Spanish bank debt contingency plan under discussion
GERMANY HAS refused to discuss reports that talks are under way to refinance Spain’s banks without Madrid applying for a full-blown euro zone bailout.
Reports of just such a contingency plan came amid signals that Berlin is ready to consider euro zone funding alternatives to jointly issued eurobonds.
According to the Süddeutsche Zeitung daily, European officials are examining the possibility of paying bailout funds directly to the Spanish banking rescue fund rather than to the Spanish government.
In exchange, Madrid would promise to solve problems in the country’s banking sector – if needs be by merging or closing individual operators.
Officials are examining whether lending to the Spanish banking rescue fund would get around the explicit bailout ban on lending to financial institutions.
Madrid has admitted it is effectively shut out of funding markets but is anxious to avoid a bailout, which comes with a loss of budgetary sovereignty and the strict conditionality of an EU/IMF reform programme.
In public, Berlin officials stuck to the official German line yesterday that only the Spanish government was entitled to apply for external financial assistance, either through the current, temporary (EFSF) bailout fund or its permanent successor (ESM).
Volker Kauder, Bundestag leader of the Christian Democrats (CDU), said yesterday Spain would have to accept a bailout because of its banks.
“As soon as we discuss what might or might not be discussed regarding Spain we would give the impression that something is being worked on and that is not an impression we want to give,” said a German government spokesman yesterday.
Off the record, government advisers said they were still waiting for a signal from Spain over how much money its banks needed. Only then could they decide if existing rules were suitable for the funding required.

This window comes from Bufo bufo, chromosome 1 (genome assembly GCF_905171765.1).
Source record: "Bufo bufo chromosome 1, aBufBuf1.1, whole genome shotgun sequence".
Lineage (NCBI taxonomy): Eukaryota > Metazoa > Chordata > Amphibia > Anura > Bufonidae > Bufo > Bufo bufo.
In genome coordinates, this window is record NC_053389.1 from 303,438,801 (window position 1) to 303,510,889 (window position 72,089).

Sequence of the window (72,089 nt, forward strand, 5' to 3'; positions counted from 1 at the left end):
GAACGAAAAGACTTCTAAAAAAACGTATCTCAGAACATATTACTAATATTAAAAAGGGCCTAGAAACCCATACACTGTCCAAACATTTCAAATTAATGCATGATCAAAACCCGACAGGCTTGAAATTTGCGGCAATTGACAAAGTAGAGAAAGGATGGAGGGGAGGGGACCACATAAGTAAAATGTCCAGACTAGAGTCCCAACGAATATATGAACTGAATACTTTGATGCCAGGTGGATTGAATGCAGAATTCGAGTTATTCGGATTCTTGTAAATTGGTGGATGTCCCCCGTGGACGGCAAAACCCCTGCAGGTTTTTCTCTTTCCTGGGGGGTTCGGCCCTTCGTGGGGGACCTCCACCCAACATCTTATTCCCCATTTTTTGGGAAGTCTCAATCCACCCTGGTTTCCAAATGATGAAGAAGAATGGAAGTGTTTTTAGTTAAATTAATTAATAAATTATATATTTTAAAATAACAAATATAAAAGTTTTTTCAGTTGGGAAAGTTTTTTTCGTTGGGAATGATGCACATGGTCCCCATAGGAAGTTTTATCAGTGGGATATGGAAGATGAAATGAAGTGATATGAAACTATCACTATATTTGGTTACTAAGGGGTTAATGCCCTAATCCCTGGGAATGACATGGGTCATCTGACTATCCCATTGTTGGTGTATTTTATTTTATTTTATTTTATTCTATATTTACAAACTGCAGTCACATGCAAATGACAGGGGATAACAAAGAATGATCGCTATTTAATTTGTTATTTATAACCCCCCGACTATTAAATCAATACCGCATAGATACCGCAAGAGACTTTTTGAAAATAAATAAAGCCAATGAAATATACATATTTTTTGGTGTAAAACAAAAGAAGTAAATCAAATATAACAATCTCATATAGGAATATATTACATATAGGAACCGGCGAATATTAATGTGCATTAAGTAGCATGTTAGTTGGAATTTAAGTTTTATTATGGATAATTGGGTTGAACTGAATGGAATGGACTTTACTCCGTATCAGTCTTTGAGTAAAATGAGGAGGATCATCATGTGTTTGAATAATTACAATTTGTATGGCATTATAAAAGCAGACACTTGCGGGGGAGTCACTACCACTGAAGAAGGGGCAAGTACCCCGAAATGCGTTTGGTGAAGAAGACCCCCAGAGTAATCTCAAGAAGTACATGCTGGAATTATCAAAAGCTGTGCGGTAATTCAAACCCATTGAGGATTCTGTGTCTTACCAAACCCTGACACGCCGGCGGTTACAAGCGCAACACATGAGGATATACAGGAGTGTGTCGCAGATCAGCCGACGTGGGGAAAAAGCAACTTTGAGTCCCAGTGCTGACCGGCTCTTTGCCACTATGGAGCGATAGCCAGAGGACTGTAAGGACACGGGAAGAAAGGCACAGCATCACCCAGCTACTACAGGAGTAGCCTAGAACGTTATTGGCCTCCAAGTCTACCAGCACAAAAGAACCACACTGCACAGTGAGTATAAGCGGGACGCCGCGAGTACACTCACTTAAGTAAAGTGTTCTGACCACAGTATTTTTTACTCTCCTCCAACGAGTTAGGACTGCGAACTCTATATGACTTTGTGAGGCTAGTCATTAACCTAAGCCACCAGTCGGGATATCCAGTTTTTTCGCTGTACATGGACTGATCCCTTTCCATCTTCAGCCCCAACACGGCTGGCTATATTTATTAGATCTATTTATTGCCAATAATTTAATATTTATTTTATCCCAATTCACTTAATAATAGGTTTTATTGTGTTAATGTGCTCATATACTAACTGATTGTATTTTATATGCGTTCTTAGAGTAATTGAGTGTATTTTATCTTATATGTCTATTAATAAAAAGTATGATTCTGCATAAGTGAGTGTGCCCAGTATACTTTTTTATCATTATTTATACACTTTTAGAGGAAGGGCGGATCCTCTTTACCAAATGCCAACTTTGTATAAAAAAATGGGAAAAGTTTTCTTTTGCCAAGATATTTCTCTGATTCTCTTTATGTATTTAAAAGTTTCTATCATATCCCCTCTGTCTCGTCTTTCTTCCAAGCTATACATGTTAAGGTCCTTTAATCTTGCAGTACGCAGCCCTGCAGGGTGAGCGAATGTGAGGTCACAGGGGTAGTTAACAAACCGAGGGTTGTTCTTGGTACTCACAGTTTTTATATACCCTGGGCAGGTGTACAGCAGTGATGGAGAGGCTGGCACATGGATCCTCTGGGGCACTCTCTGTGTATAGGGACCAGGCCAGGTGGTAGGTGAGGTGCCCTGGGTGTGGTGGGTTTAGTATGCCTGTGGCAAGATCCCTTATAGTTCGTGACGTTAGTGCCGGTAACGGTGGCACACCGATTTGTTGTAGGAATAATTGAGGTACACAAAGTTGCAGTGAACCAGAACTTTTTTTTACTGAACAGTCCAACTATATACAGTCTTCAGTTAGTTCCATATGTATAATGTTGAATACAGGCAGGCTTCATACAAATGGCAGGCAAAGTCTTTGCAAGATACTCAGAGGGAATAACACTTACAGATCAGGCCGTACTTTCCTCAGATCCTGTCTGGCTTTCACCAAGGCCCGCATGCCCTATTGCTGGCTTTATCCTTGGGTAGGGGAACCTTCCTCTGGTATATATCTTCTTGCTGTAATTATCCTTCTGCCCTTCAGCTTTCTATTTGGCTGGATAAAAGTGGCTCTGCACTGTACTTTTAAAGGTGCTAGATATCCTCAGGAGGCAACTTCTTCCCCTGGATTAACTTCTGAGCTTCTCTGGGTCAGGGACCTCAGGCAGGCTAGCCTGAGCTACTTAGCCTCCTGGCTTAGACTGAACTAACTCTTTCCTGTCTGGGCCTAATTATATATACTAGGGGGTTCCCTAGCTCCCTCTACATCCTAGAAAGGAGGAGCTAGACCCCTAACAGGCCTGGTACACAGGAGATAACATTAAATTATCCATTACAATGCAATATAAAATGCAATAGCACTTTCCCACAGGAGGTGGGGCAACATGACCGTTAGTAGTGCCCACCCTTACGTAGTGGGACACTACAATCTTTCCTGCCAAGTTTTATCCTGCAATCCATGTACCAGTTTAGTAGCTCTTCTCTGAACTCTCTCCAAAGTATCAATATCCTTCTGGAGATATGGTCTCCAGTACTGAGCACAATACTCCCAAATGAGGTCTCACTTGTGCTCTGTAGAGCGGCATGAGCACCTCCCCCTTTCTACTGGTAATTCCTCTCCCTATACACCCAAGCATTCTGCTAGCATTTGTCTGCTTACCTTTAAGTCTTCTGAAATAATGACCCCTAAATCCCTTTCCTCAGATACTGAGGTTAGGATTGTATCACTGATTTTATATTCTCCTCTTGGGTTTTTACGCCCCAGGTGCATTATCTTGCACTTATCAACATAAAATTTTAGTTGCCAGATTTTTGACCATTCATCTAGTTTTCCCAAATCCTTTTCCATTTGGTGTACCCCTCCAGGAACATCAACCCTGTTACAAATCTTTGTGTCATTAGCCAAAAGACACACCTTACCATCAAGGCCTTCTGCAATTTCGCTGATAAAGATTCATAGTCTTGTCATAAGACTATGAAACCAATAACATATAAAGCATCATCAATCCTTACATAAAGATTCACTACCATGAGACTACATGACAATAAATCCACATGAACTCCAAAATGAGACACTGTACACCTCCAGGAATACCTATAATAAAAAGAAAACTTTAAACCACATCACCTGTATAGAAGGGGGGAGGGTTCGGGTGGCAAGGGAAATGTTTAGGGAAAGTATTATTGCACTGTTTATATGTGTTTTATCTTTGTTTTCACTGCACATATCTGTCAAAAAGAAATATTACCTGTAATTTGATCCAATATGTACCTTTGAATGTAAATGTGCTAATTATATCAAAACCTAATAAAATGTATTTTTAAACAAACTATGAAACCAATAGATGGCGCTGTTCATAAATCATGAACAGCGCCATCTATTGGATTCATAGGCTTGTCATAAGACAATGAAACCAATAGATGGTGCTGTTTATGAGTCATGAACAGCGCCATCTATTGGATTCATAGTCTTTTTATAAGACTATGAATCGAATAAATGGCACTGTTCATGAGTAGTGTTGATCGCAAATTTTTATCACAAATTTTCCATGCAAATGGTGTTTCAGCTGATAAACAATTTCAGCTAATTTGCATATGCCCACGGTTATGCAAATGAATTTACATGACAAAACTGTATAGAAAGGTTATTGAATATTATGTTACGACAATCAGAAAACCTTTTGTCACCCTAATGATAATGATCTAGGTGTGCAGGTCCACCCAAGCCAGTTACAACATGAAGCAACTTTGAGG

“We’ll cross that bridge when we come to it,” said one Berlin official.
Unnamed German officials told Reuters that contingency plans were under way, with lawyers studying treaties for ways to provide funding without a full-on programme.
Spain has requested a full audit of its financial sector, with results expected in two weeks. External estimates of capital requirements have ranged from €30 billion to €100 billion.
Spanish economics minister Luis de Guindos, in Brussels yesterday for talks at the European Commission, said Madrid had no plans to apply for a bailout.
British prime minister David Cameron is expected to raise the issue with chancellor Angela Merkel when he travels to Berlin today. Mr Cameron is expected to pass on to the German leader the central message of a phone call he had yesterday with US president Barack Obama on “an immediate plan for the solution of the crisis and restoration of market trust”.
Chancellor Merkel has always resisted such pressure, insisting there are no “quick fixes” for the euro zone crisis, caused by problems that built up over years.
A British government spokesman indicated that Mr Cameron would be raising the issue of eurobonds – mutual sovereign debt – a topic little loved by the German leader.
As an alternative, German opposition politicians said yesterday Dr Merkel appeared willing to look again at an idea she rejected last year – of a euro zone debt redemption fund.
Germany’s economic “wise men”, a group that advises the government, proposed granting euro zone members low interest loans from a €2,300 billion fund in exchange for signing up to a strict repayment plan.
In return for such a plan, loan applications would be made to help bring applicant countries’ national debt to 60 per cent of GDP.